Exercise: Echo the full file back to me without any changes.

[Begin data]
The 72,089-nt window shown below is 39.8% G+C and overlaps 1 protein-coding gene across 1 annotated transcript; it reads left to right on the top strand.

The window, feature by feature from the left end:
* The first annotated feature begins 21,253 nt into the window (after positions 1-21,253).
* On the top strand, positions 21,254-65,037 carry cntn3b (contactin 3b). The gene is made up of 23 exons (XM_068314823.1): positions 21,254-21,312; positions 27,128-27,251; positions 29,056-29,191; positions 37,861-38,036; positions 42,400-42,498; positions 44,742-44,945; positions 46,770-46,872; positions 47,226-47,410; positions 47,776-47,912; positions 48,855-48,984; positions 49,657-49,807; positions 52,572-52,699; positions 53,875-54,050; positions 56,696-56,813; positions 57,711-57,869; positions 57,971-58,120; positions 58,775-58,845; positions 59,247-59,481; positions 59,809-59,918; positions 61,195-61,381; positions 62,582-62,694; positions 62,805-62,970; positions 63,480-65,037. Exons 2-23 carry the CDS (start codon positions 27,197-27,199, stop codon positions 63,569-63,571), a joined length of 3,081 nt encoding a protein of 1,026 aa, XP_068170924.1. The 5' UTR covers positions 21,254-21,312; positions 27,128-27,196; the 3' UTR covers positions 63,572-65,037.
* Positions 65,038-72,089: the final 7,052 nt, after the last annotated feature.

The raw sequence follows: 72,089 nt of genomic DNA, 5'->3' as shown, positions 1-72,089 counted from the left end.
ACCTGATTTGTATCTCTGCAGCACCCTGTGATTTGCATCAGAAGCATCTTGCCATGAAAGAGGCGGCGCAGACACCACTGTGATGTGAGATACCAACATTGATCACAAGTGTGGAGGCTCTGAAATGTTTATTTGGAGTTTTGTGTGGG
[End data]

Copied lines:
The 72,089-nt window shown below is 39.8% G+C and overlaps 1 protein-coding gene across 1 annotated transcript; it reads left to right on the top strand.

The window, feature by feature from the left end:
* The first annotated feature begins 21,253 nt into the window (after positions 1-21,253).
* On the top strand, positions 21,254-65,037 carry cntn3b (contactin 3b). The gene is made up of 23 exons (XM_068314823.1): positions 21,254-21,312; positions 27,128-27,251; positions 29,056-29,191; positions 37,861-38,036; positions 42,400-42,498; positions 44,742-44,945; positions 46,770-46,872; positions 47,226-47,410; positions 47,776-47,912; positions 48,855-48,984; positions 49,657-49,807; positions 52,572-52,699; positions 53,875-54,050; positions 56,696-56,813; positions 57,711-57,869; positions 57,971-58,120; positions 58,775-58,845; positions 59,247-59,481; positions 59,809-59,918; positions 61,195-61,381; positions 62,582-62,694; positions 62,805-62,970; positions 63,480-65,037. Exons 2-23 carry the CDS (start codon positions 27,197-27,199, stop codon positions 63,569-63,571), a joined length of 3,081 nt encoding a protein of 1,026 aa, XP_068170924.1. The 5' UTR covers positions 21,254-21,312; positions 27,128-27,196; the 3' UTR covers positions 63,572-65,037.
* Positions 65,038-72,089: the final 7,052 nt, after the last annotated feature.

The raw sequence follows: 72,089 nt of genomic DNA, 5'->3' as shown, positions 1-72,089 counted from the left end.
ACCTGATTTGTATCTCTGCAGCACCCTGTGATTTGCATCAGAAGCATCTTGCCATGAAAGAGGCGGCGCAGACACCACTGTGATGTGAGATACCAACATTGATCACAAGTGTGGAGGCTCTGAAATGTTTATTTGGAGTTTTGTGTGGG